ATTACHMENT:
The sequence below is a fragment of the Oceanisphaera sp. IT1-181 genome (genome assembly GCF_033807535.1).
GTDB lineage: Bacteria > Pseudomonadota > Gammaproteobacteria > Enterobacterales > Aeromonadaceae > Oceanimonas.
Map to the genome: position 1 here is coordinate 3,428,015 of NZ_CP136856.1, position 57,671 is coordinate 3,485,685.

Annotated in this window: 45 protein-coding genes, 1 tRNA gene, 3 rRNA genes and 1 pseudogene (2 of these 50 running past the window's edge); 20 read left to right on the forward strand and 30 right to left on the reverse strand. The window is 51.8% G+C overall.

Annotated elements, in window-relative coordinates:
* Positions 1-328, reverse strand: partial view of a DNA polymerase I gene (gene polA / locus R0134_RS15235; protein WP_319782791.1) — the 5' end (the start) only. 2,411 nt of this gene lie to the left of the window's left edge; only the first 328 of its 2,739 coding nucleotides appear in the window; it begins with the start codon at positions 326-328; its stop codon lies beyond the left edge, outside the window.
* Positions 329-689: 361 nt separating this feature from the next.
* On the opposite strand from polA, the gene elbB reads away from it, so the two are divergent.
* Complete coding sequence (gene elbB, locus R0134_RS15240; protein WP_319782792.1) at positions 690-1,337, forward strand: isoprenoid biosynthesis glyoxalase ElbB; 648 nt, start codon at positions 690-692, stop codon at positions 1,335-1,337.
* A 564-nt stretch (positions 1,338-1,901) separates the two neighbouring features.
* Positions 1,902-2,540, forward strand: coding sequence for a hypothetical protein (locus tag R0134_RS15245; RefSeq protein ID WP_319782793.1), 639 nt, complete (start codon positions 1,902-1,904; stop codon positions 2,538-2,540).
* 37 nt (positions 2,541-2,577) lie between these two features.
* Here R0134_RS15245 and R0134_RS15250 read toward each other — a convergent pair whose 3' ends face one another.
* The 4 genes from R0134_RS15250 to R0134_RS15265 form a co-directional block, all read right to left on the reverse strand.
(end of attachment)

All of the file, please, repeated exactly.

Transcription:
The sequence below is a fragment of the Oceanisphaera sp. IT1-181 genome (genome assembly GCF_033807535.1).
GTDB lineage: Bacteria > Pseudomonadota > Gammaproteobacteria > Enterobacterales > Aeromonadaceae > Oceanimonas.
Map to the genome: position 1 here is coordinate 3,428,015 of NZ_CP136856.1, position 57,671 is coordinate 3,485,685.

Annotated in this window: 45 protein-coding genes, 1 tRNA gene, 3 rRNA genes and 1 pseudogene (2 of these 50 running past the window's edge); 20 read left to right on the forward strand and 30 right to left on the reverse strand. The window is 51.8% G+C overall.

Annotated elements, in window-relative coordinates:
* Positions 1-328, reverse strand: partial view of a DNA polymerase I gene (gene polA / locus R0134_RS15235; protein WP_319782791.1) — the 5' end (the start) only. 2,411 nt of this gene lie to the left of the window's left edge; only the first 328 of its 2,739 coding nucleotides appear in the window; it begins with the start codon at positions 326-328; its stop codon lies beyond the left edge, outside the window.
* Positions 329-689: 361 nt separating this feature from the next.
* On the opposite strand from polA, the gene elbB reads away from it, so the two are divergent.
* Complete coding sequence (gene elbB, locus R0134_RS15240; protein WP_319782792.1) at positions 690-1,337, forward strand: isoprenoid biosynthesis glyoxalase ElbB; 648 nt, start codon at positions 690-692, stop codon at positions 1,335-1,337.
* A 564-nt stretch (positions 1,338-1,901) separates the two neighbouring features.
* Positions 1,902-2,540, forward strand: coding sequence for a hypothetical protein (locus tag R0134_RS15245; RefSeq protein ID WP_319782793.1), 639 nt, complete (start codon positions 1,902-1,904; stop codon positions 2,538-2,540).
* 37 nt (positions 2,541-2,577) lie between these two features.
* Here R0134_RS15245 and R0134_RS15250 read toward each other — a convergent pair whose 3' ends face one another.
* The 4 genes from R0134_RS15250 to R0134_RS15265 form a co-directional block, all read right to left on the reverse strand.